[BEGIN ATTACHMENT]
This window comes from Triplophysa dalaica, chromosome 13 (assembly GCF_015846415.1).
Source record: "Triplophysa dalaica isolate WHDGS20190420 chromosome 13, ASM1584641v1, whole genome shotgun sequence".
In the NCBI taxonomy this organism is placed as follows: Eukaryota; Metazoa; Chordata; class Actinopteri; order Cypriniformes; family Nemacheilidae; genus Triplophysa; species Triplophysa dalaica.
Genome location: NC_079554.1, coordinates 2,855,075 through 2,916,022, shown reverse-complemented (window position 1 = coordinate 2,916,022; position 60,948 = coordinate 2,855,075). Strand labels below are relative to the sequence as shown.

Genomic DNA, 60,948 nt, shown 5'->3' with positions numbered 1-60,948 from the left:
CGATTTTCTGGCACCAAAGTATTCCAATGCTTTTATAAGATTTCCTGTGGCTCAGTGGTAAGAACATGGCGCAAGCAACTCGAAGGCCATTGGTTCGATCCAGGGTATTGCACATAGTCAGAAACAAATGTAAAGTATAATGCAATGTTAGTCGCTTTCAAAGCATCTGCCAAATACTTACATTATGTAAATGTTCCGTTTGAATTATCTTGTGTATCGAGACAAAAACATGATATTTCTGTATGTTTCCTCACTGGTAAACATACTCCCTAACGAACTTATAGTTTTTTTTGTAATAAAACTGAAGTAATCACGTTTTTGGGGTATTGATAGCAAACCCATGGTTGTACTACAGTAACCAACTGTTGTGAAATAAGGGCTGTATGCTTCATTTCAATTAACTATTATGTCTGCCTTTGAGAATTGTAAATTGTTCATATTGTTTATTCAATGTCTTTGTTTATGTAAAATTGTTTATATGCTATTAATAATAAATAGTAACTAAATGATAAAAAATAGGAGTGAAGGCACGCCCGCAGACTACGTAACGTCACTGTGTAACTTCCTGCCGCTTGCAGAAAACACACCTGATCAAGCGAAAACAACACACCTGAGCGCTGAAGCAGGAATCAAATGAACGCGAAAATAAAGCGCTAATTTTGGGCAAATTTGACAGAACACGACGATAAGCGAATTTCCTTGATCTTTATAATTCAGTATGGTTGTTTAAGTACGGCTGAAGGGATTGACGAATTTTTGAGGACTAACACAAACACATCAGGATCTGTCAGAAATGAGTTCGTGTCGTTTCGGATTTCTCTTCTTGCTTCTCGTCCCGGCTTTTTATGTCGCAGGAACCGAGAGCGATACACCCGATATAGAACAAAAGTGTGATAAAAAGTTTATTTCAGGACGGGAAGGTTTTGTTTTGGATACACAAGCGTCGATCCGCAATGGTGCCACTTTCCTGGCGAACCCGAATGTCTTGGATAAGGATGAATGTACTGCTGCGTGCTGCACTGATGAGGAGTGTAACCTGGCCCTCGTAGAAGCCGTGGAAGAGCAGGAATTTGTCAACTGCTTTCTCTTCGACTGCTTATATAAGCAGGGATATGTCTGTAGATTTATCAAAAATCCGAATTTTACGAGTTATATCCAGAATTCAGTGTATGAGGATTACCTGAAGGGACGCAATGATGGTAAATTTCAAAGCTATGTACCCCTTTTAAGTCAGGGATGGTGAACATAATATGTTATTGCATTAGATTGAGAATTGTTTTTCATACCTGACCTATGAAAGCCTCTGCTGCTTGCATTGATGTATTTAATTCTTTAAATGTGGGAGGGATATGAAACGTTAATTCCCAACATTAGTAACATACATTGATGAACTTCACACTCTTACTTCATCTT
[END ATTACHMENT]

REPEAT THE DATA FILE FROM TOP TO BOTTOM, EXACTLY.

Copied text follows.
This window comes from Triplophysa dalaica, chromosome 13 (assembly GCF_015846415.1).
Source record: "Triplophysa dalaica isolate WHDGS20190420 chromosome 13, ASM1584641v1, whole genome shotgun sequence".
In the NCBI taxonomy this organism is placed as follows: Eukaryota; Metazoa; Chordata; class Actinopteri; order Cypriniformes; family Nemacheilidae; genus Triplophysa; species Triplophysa dalaica.
Genome location: NC_079554.1, coordinates 2,855,075 through 2,916,022, shown reverse-complemented (window position 1 = coordinate 2,916,022; position 60,948 = coordinate 2,855,075). Strand labels below are relative to the sequence as shown.

Genomic DNA, 60,948 nt, shown 5'->3' with positions numbered 1-60,948 from the left:
CGATTTTCTGGCACCAAAGTATTCCAATGCTTTTATAAGATTTCCTGTGGCTCAGTGGTAAGAACATGGCGCAAGCAACTCGAAGGCCATTGGTTCGATCCAGGGTATTGCACATAGTCAGAAACAAATGTAAAGTATAATGCAATGTTAGTCGCTTTCAAAGCATCTGCCAAATACTTACATTATGTAAATGTTCCGTTTGAATTATCTTGTGTATCGAGACAAAAACATGATATTTCTGTATGTTTCCTCACTGGTAAACATACTCCCTAACGAACTTATAGTTTTTTTTGTAATAAAACTGAAGTAATCACGTTTTTGGGGTATTGATAGCAAACCCATGGTTGTACTACAGTAACCAACTGTTGTGAAATAAGGGCTGTATGCTTCATTTCAATTAACTATTATGTCTGCCTTTGAGAATTGTAAATTGTTCATATTGTTTATTCAATGTCTTTGTTTATGTAAAATTGTTTATATGCTATTAATAATAAATAGTAACTAAATGATAAAAAATAGGAGTGAAGGCACGCCCGCAGACTACGTAACGTCACTGTGTAACTTCCTGCCGCTTGCAGAAAACACACCTGATCAAGCGAAAACAACACACCTGAGCGCTGAAGCAGGAATCAAATGAACGCGAAAATAAAGCGCTAATTTTGGGCAAATTTGACAGAACACGACGATAAGCGAATTTCCTTGATCTTTATAATTCAGTATGGTTGTTTAAGTACGGCTGAAGGGATTGACGAATTTTTGAGGACTAACACAAACACATCAGGATCTGTCAGAAATGAGTTCGTGTCGTTTCGGATTTCTCTTCTTGCTTCTCGTCCCGGCTTTTTATGTCGCAGGAACCGAGAGCGATACACCCGATATAGAACAAAAGTGTGATAAAAAGTTTATTTCAGGACGGGAAGGTTTTGTTTTGGATACACAAGCGTCGATCCGCAATGGTGCCACTTTCCTGGCGAACCCGAATGTCTTGGATAAGGATGAATGTACTGCTGCGTGCTGCACTGATGAGGAGTGTAACCTGGCCCTCGTAGAAGCCGTGGAAGAGCAGGAATTTGTCAACTGCTTTCTCTTCGACTGCTTATATAAGCAGGGATATGTCTGTAGATTTATCAAAAATCCGAATTTTACGAGTTATATCCAGAATTCAGTGTATGAGGATTACCTGAAGGGACGCAATGATGGTAAATTTCAAAGCTATGTACCCCTTTTAAGTCAGGGATGGTGAACATAATATGTTATTGCATTAGATTGAGAATTGTTTTTCATACCTGACCTATGAAAGCCTCTGCTGCTTGCATTGATGTATTTAATTCTTTAAATGTGGGAGGGATATGAAACGTTAATTCCCAACATTAGTAACATACATTGATGAACTTCACACTCTTACTTCATCTT